p109[T]he new minister(Miura) feared that the queen's comeback augured a deterioration of Japanese influence.
p110 Within a few weeks of his arrival in Seoul, Miura found help from an unexpected quarter. The Taewongun, eased out of power by Inoue kaoru the year before, continued to fulminate against his old rivals , the Mins......With the help of the Japanese, he said, he would like to reform the court.....Assured that the Taewongun would serve as front man, Miura----together with Okamoto Ryounosuke, a legation staff member, and Ksunose , military attache----made plans for a coup to overthrow Min.
p111 When the coup finally took place early the following morning, the TAewongun was escorted to the palace by members of the Japanese legation guard as well as hullyhondae troops ....In the melee that followed Yi Kyong-sik, the minister of the royal household was killed. and a party of Japanese burst into the queen's chamber, where they stabbed to death the queen and two of her ladies-in -waiting. The queen's corpse was dragged immediately into the nearby garden doused with Kerosene, and cremated. With the Taewongun ensconced in the palace and Japanese troops in control of the court, a new set of pro-Japanese ministers were installed.....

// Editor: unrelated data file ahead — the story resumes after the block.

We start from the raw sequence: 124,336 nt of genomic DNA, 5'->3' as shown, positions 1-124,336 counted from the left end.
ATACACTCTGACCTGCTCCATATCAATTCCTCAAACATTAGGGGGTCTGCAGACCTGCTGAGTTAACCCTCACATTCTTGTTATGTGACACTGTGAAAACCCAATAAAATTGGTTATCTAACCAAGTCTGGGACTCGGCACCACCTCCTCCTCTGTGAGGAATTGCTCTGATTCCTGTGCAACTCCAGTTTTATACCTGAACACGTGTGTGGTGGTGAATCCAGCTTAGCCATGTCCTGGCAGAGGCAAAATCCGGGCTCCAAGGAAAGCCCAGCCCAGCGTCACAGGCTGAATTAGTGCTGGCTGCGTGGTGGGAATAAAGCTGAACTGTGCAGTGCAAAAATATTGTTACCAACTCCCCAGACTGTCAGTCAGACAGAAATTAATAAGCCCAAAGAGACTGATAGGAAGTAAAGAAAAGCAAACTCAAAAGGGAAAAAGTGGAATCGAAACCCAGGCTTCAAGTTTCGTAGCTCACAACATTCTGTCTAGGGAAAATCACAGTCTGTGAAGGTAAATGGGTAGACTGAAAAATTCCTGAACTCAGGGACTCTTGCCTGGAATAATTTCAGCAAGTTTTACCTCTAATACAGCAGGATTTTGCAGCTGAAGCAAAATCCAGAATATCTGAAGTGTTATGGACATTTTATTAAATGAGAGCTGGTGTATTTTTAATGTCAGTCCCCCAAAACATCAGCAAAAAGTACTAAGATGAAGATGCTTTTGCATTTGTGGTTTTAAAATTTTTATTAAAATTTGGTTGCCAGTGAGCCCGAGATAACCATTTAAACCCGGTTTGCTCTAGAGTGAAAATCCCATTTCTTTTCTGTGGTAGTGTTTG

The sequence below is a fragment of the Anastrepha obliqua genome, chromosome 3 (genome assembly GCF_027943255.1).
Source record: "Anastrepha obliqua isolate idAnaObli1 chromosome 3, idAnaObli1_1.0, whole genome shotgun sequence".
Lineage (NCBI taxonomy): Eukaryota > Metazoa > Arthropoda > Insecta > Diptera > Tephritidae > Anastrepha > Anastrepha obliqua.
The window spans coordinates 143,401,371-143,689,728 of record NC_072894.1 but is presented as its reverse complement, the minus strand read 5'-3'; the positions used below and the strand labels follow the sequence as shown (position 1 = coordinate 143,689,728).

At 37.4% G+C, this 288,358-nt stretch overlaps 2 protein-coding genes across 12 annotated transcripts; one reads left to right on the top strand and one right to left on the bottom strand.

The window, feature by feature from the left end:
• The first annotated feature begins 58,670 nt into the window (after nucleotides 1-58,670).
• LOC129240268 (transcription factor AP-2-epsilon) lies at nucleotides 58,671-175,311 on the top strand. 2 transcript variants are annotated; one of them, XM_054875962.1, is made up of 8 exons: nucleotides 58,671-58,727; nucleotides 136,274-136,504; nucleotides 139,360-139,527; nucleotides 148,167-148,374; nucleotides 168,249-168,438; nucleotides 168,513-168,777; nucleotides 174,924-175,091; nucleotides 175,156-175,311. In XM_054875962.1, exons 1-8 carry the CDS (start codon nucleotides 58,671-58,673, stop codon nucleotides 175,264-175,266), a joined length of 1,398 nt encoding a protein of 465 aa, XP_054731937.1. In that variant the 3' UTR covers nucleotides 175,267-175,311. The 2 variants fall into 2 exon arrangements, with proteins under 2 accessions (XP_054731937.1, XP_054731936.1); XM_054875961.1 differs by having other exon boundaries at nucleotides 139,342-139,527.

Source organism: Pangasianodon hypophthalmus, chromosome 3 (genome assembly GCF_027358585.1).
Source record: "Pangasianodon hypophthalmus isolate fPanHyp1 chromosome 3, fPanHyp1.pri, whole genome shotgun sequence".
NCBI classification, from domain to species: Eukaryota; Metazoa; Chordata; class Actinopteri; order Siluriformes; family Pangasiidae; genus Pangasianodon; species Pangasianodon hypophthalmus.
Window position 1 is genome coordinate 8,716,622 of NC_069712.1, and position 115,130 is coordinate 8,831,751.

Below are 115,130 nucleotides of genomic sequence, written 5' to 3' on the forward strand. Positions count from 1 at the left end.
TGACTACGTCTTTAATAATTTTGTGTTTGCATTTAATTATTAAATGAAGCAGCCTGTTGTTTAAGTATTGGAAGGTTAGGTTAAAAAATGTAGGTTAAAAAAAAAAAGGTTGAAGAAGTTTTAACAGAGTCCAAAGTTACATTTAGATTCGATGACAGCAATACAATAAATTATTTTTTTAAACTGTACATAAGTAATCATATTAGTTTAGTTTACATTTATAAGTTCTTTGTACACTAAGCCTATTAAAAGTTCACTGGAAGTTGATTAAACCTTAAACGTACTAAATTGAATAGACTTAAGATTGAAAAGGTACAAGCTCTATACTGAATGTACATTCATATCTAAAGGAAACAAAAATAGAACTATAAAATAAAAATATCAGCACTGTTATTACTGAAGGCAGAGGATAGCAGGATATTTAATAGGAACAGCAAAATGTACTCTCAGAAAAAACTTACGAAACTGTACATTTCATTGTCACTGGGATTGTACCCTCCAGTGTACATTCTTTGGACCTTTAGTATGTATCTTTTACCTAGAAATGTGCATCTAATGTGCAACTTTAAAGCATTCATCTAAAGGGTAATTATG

it was purely the outcome of Miura's own "diplomatic methods.' Indeed, MIura attempted to conceal the real facts not only from the diplomatic community in Seoul but from his own home government.The Abacus and the Sword
p121 [H]e(MIura) thought that the Taewongun, once again, could be counted on to hate the queen enough to be coaxed back into the government. In October 1895 a Japanese guard unit went to meet the Taewongun outside the West Gate of Seoul, to escort him back to Kyongbok Palace. A Korean "training unit" accompanied this retinue, and when it reached the palace, grabbed Queen Min before she could run away. and stabbed and doused her with kerosene and lit a match, hoping to destroy the evidence of their foul deed.Korea's Place in the Sun